Occupational Therapy Assistant (OTA.S.AAS)
- Division: Health Sciences
- Department: Rehabilitation Services
Occupational therapy assistants (OTAs), under the supervision of occupational therapists, provide services to individuals whose abilities to cope with daily tasks are threatened or impaired by developmental deficits, aging, injury or illness. OTAs help people prevent, lessen, or overcome physical, cognitive and/or psychosocial dysfunction so that they are able to function with maximum independence. The program includes extensive clinical training that must be finished within 12 months of completion of the academic course work. A grade of "C" or higher (77%) is required in all program courses to remain in the program. The Occupational Therapy Assistant program is designed to be completed in five (5) semesters on a full-time basis, when the student begins the technical portion of the program. This degree program consists of open enrollment courses (general education and division specific) and program specific courses with limited enrollment. The open enrollment courses may be taken prior to entry into the limited enrollment courses (OTA specific courses). To qualify for entry to limited enrollment courses, please see the OTA Program Specific Information Packet (PDF) below under Additional Information. Note: For students under age 18 there may be restrictions on participating in certain Health Sciences programs. Any student under age 18 must contact the program director/department chair to discuss whether he or she may enroll.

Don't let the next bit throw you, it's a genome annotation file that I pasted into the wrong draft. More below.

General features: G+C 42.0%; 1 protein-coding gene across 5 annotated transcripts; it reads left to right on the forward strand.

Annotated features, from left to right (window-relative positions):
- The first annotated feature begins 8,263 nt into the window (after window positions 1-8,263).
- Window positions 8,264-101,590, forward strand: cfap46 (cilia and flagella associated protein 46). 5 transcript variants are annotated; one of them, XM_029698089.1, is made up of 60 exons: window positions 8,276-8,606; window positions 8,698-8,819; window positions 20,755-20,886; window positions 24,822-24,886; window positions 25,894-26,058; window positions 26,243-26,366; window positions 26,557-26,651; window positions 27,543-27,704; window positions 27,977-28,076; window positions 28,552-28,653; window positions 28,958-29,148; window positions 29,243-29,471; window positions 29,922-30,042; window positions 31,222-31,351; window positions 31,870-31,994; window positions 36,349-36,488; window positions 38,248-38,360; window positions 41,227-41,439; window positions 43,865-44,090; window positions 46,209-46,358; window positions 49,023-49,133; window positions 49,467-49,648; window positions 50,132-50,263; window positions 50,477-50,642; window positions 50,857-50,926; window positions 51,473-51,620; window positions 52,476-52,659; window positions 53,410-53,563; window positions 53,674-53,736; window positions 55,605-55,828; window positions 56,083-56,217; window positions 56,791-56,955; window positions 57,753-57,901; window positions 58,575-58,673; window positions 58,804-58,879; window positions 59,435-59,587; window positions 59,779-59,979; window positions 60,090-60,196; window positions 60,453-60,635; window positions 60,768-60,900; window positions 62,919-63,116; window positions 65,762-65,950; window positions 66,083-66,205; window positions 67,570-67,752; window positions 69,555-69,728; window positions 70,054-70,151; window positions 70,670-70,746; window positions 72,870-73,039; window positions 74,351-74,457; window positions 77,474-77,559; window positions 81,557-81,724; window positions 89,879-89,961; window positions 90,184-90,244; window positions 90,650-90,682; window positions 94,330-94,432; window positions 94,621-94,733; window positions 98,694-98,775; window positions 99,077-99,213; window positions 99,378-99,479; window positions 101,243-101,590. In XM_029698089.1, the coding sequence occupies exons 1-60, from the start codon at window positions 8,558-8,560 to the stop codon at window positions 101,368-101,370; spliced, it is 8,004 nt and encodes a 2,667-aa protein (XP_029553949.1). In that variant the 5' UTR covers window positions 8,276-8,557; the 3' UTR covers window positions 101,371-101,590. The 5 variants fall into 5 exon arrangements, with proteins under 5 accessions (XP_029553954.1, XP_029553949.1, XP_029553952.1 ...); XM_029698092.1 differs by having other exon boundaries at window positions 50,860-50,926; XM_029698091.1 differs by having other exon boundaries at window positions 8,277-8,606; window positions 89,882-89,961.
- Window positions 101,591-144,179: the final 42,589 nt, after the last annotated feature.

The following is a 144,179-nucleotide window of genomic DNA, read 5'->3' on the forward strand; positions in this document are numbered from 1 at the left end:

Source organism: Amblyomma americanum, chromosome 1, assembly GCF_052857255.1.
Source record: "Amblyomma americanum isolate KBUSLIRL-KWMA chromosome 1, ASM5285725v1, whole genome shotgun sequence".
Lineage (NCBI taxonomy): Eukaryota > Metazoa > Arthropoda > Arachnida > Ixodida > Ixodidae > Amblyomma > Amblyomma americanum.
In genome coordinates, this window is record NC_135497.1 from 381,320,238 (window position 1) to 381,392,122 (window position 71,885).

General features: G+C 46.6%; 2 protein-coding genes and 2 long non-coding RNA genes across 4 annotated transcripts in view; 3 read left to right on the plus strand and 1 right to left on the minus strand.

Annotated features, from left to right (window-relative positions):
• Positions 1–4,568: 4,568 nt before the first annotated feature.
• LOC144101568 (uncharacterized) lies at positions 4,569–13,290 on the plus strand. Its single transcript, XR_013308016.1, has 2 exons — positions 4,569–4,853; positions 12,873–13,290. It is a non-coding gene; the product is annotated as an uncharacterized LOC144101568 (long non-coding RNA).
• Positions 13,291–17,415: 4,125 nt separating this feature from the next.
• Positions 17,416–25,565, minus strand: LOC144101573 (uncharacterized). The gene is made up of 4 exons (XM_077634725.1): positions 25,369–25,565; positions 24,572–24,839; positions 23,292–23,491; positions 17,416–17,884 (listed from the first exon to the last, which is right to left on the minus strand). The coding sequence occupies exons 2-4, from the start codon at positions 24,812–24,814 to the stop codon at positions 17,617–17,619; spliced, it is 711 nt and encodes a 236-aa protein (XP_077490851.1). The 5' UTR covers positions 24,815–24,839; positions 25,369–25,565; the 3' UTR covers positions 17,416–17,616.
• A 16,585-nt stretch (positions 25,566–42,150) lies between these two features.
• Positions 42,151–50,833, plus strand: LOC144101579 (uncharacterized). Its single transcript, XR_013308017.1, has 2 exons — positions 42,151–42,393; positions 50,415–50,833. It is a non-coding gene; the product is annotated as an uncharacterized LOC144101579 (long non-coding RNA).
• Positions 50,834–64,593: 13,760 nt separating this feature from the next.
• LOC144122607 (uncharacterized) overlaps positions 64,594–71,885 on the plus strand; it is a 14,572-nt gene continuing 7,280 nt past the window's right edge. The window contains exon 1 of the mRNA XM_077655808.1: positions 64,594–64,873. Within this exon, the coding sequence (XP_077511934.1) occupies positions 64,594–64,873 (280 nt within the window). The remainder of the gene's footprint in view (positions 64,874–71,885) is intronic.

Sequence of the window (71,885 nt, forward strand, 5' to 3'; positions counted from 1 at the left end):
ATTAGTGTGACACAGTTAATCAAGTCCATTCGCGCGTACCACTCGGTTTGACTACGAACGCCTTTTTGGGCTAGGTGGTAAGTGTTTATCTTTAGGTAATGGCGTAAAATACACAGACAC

The Occupational Therapy Assistant program is accredited by the Accreditation Council for Occupational Therapy Education (ACOTE) of the American Occupational Therapy Association (AOTA), located at ACOTE c/o AOTA, 6116 Executive Boulevard, Suite 200, North Bethesda, MD 20852-4929. AOTA's telephone number is (301) 652-2682. www.acoteonline.org/ The program received a 7-year reaccreditation term in 2013. It is scheduled to be reaccredited in 2021/2022 (The 2020/2021 site visit was delayed due to COVID-19).